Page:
With the advent of omnipresent technologies (think smartphones) in our daily lives, free/try apps have transformed the way we make products and the way consumers expect to be served up products that are intuitive and enjoyable. Just like consumers flocking from one social app to the other, a new generation of creative media professionals have adopted, from their personal digital lives, a “try and keep/throw” approach to media tools. i.e., "if I don't like it or can't get my work done, I'll look for another one." As software vendors, we must embrace this change to enrich our user community's experience in their daily work, with minimal distractions from the application, i.e., focus on the craft, not the tools. We have also seen a shift towards putting the emphasis on product design from users' feedback versus historically "Technical experts/Engineer," where the focus was on the technical capabilities of the solution with less importance on usability, complexity, intuitiveness for the persons actually doing the work. Back in the day Back in the day, you had to be an engineer to operate sophisticated technical software. Today you can cut a movie on your iPhone. Not that you would want to, but the fact that the tools are there for the masses has created a baseline from a user perspective, on expectations as to what they want and expect from a product. Today, our media professionals need to work with software tools to tell their story. A UX (user experience)-centric approach in software design focuses on abstracting the complexity to surface and empower creatives. User Experience is at the center of a successful product and a primary axis to our commitment to user/market-driven approach to producing value for our client community. This need for transformation in how software vendors interact with an organization, and users, means putting transformative approaches and processes to dynamically engage with the user community much earlier in the product development stage, from ideation to release, and onwards. Your accelerator to market success The value in implementing a user-driven feedback loop model is a tenfold accelerator to market, with well-received releases that provide incremental value. Ideas are great, but unless tested against the intended audience, the product output generates frustration and dissatisfaction, further introducing new cycles of product iteration. Great designs can have a positive effect on the quality, accuracy, and user satisfaction/adoption of a product. This is what User Experience design practice enables. I want Ketchup, not a workout It is essential to differentiate UX (user experience) from UI (user interface), however. While UX focuses on "how to do something and how something should work" in the most intuitive, precise, and efficient way, UI focuses on the presentation layer and visual appeal of the product. A simple example: a button. UX design is focused on the position, discovery, feedback, and interaction with careful attention in taking into account both previous and following functions. Whereas UI design will focus on how to make the button visible, accounting for the shape, color, and typography to make the user want to press it. Courtesy of the author A great consumer-goods example that emphasizes this is ketchup bottles. When looking at the glass bottle, anyone can attest that it conveys elements of quality and aesthetics; however, the user experience is disappointing to everyone, including my grandmother, having users come up with workarounds for the poor usability. On the other hand, the plastic squeeze bottle, while looking cheap, is immediately intuitive in its use, and the fact that it stands on its cap, further adds a value of being ready to be dispensed by a simple squeeze. The wheel is not enough Credit: Nima Torabi The above example highlights the iteration of design of a user problem statement: "I want a mode of transportation that gets me from point A to point B safely, comfortably and expeditiously". While the top approach addressed the components of the product, each iteration was rendered useless on its own and not adopted (i.e., failed) as it didn't address the user's need. What is vital here are tangible, usable deliverables, or MVPs (Minimum Viable Product). “User experience encompasses all aspects of the end-user’s interaction with the company, its services, and its products.” Don Norman, Nielsen Norman Group (Credited with inventing the term UX) Back to the ketchup bottle, we can see that the first bottle was usable and formed the basis, by allowing feedback, which led to further iterations, each providing more intuitive designs. Note the middle image, where the bottle is now squeezable, would have never been initially designed without this user feedback. It’s all about the user User research is at the center of our approach at Dalet, both for outbound activities (on-site interviews, regular visits to see the product in use, etc.) and inbound (through conducting surveys, facilitating user community forums, etc.). This is the approach we took when we set out to re-design the user experience for our OoyalaMAM, the main user interface for the Ooyala Flex Media Platform: usability and speed were our top goals – but that’s a story for our next blog post. The recently refreshed OoyalaMAM user interface We want to enable our user community to converse and contribute while gaining knowledge and identifying trends that would need to be slated in the roadmap. As part of this user research, we are putting in place forums for the community to contribute, collaborate, and drive innovative ideas at the forefront of our practice. We'd love to have you aboard!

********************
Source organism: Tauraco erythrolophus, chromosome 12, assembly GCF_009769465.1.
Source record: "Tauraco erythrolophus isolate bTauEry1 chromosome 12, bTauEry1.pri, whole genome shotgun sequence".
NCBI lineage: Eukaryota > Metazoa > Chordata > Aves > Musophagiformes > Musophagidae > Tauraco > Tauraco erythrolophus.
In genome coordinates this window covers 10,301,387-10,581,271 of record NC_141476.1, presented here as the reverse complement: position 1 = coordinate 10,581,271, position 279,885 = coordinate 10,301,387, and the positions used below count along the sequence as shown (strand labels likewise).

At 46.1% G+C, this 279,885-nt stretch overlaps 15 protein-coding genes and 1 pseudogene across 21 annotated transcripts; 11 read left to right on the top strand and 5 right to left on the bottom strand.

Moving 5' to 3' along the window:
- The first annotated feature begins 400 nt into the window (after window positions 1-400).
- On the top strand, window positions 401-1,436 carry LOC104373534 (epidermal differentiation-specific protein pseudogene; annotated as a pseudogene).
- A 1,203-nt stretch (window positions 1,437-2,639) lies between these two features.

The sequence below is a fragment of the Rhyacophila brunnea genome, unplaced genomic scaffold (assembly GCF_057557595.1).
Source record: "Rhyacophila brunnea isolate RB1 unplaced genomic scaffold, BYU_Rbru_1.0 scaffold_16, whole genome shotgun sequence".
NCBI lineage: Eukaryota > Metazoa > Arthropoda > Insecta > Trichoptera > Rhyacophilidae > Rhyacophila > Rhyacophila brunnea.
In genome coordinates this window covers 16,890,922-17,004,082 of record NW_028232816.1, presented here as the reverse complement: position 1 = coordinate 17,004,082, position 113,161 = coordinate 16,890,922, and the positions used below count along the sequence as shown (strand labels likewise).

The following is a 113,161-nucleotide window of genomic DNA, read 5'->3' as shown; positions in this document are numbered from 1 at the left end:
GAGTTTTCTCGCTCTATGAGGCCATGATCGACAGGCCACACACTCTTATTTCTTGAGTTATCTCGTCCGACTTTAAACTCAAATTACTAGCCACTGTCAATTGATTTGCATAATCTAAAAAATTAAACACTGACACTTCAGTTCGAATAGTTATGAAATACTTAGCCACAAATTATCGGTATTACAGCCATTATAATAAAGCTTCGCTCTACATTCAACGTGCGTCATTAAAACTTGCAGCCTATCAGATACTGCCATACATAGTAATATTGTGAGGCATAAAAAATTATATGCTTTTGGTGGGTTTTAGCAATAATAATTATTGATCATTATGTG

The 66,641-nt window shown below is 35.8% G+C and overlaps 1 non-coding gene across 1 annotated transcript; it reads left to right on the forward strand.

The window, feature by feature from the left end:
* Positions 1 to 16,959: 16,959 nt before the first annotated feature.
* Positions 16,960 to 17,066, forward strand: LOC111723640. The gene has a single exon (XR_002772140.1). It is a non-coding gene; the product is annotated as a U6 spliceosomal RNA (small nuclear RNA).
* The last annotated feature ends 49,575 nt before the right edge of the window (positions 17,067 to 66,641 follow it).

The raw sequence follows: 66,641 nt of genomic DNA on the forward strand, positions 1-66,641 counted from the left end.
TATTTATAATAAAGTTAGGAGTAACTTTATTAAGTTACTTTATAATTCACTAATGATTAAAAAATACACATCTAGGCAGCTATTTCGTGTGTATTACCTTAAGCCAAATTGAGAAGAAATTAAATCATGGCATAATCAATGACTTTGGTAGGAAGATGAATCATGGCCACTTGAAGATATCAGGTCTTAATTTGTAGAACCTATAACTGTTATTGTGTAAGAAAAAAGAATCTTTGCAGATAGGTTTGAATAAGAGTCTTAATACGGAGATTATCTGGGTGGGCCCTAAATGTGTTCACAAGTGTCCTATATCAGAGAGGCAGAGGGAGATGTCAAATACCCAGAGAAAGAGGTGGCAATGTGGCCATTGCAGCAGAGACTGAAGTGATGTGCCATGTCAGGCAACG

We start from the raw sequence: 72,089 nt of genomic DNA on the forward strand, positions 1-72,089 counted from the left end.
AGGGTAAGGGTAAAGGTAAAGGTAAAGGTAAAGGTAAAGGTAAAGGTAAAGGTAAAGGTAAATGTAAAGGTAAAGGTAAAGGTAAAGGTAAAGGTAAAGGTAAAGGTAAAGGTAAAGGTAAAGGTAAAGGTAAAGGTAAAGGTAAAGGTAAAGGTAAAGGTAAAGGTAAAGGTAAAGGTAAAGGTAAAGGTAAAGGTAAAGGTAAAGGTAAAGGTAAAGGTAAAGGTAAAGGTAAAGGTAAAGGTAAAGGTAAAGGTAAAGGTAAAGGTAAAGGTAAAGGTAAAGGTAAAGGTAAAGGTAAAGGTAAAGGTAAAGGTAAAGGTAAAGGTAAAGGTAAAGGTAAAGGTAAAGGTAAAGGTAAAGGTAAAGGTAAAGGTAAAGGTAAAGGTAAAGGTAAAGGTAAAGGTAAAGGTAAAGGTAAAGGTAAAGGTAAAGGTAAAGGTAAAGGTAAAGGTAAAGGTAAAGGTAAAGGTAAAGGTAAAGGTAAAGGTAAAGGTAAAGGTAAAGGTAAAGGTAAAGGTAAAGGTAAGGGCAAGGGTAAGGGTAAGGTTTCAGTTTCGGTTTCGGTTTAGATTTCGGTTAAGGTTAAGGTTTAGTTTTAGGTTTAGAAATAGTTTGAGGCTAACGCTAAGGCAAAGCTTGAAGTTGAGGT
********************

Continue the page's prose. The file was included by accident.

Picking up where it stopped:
Dalet AmberFin Release Adds Dolby Vision and Socionext Acceleration